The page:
• Abigail Bok
    Women are having a moment—though this aged cynic believes it will last only a moment. And into this moment steps Mary Beard, a British classical scholar who has taken more than her share of abuse, mostly via the Internet, to speak truth to power (or at least truth to trolls). In response to the haters she published two essays in the London Review of Books, in 2014 and 2017; and this slim volume is a reissue of those essays, with some emendation...
  • Victoria (Eve's Alexandria)
    Read in one late-train-journey gulp and very much enjoyed. There isn’t a lot new here from a feminist theory perspective but I really appreciated how Mary Beard foregrounds the impact of speech and speech imagery. It’s engaging, thoughtful and so inventive in the connections made between the classical and the contemporary world. I just wish it was longer, with more space to expand.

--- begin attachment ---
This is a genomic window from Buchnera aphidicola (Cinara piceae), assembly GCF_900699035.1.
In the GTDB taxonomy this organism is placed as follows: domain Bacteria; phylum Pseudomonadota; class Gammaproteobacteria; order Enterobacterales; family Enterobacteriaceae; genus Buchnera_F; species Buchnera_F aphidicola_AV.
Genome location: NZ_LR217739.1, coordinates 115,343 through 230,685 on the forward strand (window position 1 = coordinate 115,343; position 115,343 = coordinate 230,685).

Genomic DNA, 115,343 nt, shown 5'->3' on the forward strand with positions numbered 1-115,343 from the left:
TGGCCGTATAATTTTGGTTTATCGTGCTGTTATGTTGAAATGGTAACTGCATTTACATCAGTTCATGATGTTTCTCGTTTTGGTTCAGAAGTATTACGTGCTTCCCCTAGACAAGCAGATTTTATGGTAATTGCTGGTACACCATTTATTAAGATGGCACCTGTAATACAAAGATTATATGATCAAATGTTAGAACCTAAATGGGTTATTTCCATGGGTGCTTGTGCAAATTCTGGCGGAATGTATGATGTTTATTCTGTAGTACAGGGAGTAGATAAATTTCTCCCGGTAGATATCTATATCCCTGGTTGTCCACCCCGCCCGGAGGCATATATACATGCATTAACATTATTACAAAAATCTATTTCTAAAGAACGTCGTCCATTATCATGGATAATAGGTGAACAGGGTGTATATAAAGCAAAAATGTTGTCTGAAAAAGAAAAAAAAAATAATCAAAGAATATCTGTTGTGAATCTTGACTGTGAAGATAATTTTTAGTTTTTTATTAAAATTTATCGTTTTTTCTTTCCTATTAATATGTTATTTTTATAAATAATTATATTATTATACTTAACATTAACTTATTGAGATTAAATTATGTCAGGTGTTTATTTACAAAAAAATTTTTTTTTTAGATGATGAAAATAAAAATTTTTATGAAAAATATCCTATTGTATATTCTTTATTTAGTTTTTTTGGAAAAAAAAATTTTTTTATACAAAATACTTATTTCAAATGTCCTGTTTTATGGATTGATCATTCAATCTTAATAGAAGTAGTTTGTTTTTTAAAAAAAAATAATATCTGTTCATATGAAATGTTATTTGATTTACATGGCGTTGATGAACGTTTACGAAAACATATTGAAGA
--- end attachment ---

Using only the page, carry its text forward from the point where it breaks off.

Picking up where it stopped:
• Debbie
    And here I thought I’d read pretty much everything on feminism...NOT! Beard took me back to Greek and Roman mythology. How the silencing of women in these myths translate to the present. She uses examples of modern day women such as Hillary Clinton, and Elizabeth Warren to really drive home her point. I was amazed at just how relevant these early myths are. What a fascinating and short read!
  • Jo (An Unexpected Bookish Geek)
    "When it comes to silencing women, Western culture has had thousands of years of practice"I love Mary Beard. She's clever, interesting and really raises some rather thought provoking issues. I have enjoyed watching her documentaries, and when I noticed she had written "Women and Power" I'll admit, I was quite delighted.This rather short book consists of two lectures given in different years based on the subject of the treatment of women in societ...